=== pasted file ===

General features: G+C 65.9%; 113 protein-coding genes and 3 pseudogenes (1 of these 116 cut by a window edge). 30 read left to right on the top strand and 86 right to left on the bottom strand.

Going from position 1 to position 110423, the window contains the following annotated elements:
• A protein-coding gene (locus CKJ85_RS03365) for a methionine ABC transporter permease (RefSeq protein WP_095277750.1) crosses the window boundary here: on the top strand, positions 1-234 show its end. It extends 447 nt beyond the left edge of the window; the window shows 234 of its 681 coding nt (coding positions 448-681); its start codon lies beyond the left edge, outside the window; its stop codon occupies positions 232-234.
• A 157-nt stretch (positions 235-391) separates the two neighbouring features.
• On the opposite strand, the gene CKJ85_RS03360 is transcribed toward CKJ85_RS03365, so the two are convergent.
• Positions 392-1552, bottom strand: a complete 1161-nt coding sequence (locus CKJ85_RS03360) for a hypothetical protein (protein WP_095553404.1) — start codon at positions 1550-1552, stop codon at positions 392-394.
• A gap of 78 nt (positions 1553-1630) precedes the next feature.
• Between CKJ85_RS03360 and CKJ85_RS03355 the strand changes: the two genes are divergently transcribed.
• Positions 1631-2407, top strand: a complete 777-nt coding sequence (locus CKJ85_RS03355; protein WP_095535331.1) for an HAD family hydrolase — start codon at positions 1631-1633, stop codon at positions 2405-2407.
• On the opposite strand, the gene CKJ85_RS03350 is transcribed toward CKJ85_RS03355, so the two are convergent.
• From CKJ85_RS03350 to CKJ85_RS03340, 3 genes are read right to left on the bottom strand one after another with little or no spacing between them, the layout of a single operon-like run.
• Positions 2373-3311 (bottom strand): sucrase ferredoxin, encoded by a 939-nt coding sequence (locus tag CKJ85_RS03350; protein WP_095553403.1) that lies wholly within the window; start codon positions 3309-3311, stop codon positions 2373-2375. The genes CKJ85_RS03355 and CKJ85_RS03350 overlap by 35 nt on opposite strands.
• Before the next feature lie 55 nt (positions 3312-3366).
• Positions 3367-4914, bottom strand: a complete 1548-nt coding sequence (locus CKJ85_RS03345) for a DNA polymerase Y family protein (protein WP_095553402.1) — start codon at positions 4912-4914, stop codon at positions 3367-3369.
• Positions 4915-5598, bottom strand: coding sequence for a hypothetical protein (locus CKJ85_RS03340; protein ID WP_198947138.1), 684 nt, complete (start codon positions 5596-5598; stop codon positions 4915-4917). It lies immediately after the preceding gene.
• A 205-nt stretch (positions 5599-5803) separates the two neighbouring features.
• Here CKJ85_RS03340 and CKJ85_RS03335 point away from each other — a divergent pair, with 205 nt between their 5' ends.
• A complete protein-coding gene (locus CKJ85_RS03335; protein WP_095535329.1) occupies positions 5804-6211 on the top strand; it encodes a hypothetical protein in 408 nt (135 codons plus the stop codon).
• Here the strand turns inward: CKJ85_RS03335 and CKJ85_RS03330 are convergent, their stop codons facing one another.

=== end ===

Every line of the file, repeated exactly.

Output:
General features: G+C 65.9%; 113 protein-coding genes and 3 pseudogenes (1 of these 116 cut by a window edge). 30 read left to right on the top strand and 86 right to left on the bottom strand.

Going from position 1 to position 110423, the window contains the following annotated elements:
• A protein-coding gene (locus CKJ85_RS03365) for a methionine ABC transporter permease (RefSeq protein WP_095277750.1) crosses the window boundary here: on the top strand, positions 1-234 show its end. It extends 447 nt beyond the left edge of the window; the window shows 234 of its 681 coding nt (coding positions 448-681); its start codon lies beyond the left edge, outside the window; its stop codon occupies positions 232-234.
• A 157-nt stretch (positions 235-391) separates the two neighbouring features.
• On the opposite strand, the gene CKJ85_RS03360 is transcribed toward CKJ85_RS03365, so the two are convergent.
• Positions 392-1552, bottom strand: a complete 1161-nt coding sequence (locus CKJ85_RS03360) for a hypothetical protein (protein WP_095553404.1) — start codon at positions 1550-1552, stop codon at positions 392-394.
• A gap of 78 nt (positions 1553-1630) precedes the next feature.
• Between CKJ85_RS03360 and CKJ85_RS03355 the strand changes: the two genes are divergently transcribed.
• Positions 1631-2407, top strand: a complete 777-nt coding sequence (locus CKJ85_RS03355; protein WP_095535331.1) for an HAD family hydrolase — start codon at positions 1631-1633, stop codon at positions 2405-2407.
• On the opposite strand, the gene CKJ85_RS03350 is transcribed toward CKJ85_RS03355, so the two are convergent.
• From CKJ85_RS03350 to CKJ85_RS03340, 3 genes are read right to left on the bottom strand one after another with little or no spacing between them, the layout of a single operon-like run.
• Positions 2373-3311 (bottom strand): sucrase ferredoxin, encoded by a 939-nt coding sequence (locus tag CKJ85_RS03350; protein WP_095553403.1) that lies wholly within the window; start codon positions 3309-3311, stop codon positions 2373-2375. The genes CKJ85_RS03355 and CKJ85_RS03350 overlap by 35 nt on opposite strands.
• Before the next feature lie 55 nt (positions 3312-3366).
• Positions 3367-4914, bottom strand: a complete 1548-nt coding sequence (locus CKJ85_RS03345) for a DNA polymerase Y family protein (protein WP_095553402.1) — start codon at positions 4912-4914, stop codon at positions 3367-3369.
• Positions 4915-5598, bottom strand: coding sequence for a hypothetical protein (locus CKJ85_RS03340; protein ID WP_198947138.1), 684 nt, complete (start codon positions 5596-5598; stop codon positions 4915-4917). It lies immediately after the preceding gene.
• A 205-nt stretch (positions 5599-5803) separates the two neighbouring features.
• Here CKJ85_RS03340 and CKJ85_RS03335 point away from each other — a divergent pair, with 205 nt between their 5' ends.
• A complete protein-coding gene (locus CKJ85_RS03335; protein WP_095535329.1) occupies positions 5804-6211 on the top strand; it encodes a hypothetical protein in 408 nt (135 codons plus the stop codon).
• Here the strand turns inward: CKJ85_RS03335 and CKJ85_RS03330 are convergent, their stop codons facing one another.